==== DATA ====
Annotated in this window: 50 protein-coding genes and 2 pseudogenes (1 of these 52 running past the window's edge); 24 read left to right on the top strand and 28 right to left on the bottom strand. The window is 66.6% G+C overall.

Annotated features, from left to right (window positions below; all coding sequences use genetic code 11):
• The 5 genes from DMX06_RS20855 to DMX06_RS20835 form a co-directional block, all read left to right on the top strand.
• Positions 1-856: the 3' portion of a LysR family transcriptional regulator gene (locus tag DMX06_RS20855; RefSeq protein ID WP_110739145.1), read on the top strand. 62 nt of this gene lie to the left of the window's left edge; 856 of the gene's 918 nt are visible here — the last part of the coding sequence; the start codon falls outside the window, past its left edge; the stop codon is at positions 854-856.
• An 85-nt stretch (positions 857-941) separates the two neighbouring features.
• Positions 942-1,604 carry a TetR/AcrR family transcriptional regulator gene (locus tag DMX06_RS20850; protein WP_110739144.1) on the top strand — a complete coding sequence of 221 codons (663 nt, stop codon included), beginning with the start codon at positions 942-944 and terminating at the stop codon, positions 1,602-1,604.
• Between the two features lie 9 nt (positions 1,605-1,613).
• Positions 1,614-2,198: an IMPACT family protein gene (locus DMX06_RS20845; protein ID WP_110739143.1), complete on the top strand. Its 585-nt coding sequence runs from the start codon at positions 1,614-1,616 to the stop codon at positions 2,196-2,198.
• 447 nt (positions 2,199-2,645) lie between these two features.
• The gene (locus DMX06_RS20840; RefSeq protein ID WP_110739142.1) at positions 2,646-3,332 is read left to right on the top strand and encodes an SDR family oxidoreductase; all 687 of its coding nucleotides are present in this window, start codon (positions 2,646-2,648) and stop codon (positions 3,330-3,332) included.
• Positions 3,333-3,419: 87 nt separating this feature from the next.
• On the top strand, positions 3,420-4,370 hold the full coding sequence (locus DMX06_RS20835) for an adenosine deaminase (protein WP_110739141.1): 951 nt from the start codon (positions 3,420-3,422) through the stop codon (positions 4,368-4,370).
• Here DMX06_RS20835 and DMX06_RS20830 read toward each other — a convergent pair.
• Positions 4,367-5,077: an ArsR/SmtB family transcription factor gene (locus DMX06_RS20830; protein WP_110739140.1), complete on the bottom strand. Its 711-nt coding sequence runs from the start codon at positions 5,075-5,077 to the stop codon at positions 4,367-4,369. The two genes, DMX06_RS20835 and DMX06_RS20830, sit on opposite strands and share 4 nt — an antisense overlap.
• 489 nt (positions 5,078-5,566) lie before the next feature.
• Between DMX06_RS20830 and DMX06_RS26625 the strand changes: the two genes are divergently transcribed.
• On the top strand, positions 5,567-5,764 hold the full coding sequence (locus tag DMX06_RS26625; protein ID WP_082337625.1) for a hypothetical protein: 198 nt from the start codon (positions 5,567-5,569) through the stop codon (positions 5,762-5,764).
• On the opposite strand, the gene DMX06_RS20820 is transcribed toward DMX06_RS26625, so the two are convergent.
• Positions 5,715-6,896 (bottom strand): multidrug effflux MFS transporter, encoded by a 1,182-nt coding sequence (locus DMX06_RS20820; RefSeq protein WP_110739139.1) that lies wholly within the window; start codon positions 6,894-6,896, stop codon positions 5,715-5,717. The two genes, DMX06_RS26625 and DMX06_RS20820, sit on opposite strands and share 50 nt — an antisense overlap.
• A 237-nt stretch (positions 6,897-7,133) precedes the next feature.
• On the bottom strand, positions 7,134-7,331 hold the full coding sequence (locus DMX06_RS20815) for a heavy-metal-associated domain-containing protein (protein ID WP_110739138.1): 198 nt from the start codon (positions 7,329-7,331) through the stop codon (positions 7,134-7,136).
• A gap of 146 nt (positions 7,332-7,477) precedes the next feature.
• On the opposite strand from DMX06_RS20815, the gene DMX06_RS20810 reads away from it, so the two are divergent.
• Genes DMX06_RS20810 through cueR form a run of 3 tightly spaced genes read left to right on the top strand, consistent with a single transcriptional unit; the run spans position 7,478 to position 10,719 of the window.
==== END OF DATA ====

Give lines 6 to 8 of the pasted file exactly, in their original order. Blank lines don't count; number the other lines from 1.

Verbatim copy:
• Positions 942-1,604 carry a TetR/AcrR family transcriptional regulator gene (locus tag DMX06_RS20850; protein WP_110739144.1) on the top strand — a complete coding sequence of 221 codons (663 nt, stop codon included), beginning with the start codon at positions 942-944 and terminating at the stop codon, positions 1,602-1,604.
• Between the two features lie 9 nt (positions 1,605-1,613).
• Positions 1,614-2,198: an IMPACT family protein gene (locus DMX06_RS20845; protein ID WP_110739143.1), complete on the top strand. Its 585-nt coding sequence runs from the start codon at positions 1,614-1,616 to the stop codon at positions 2,196-2,198.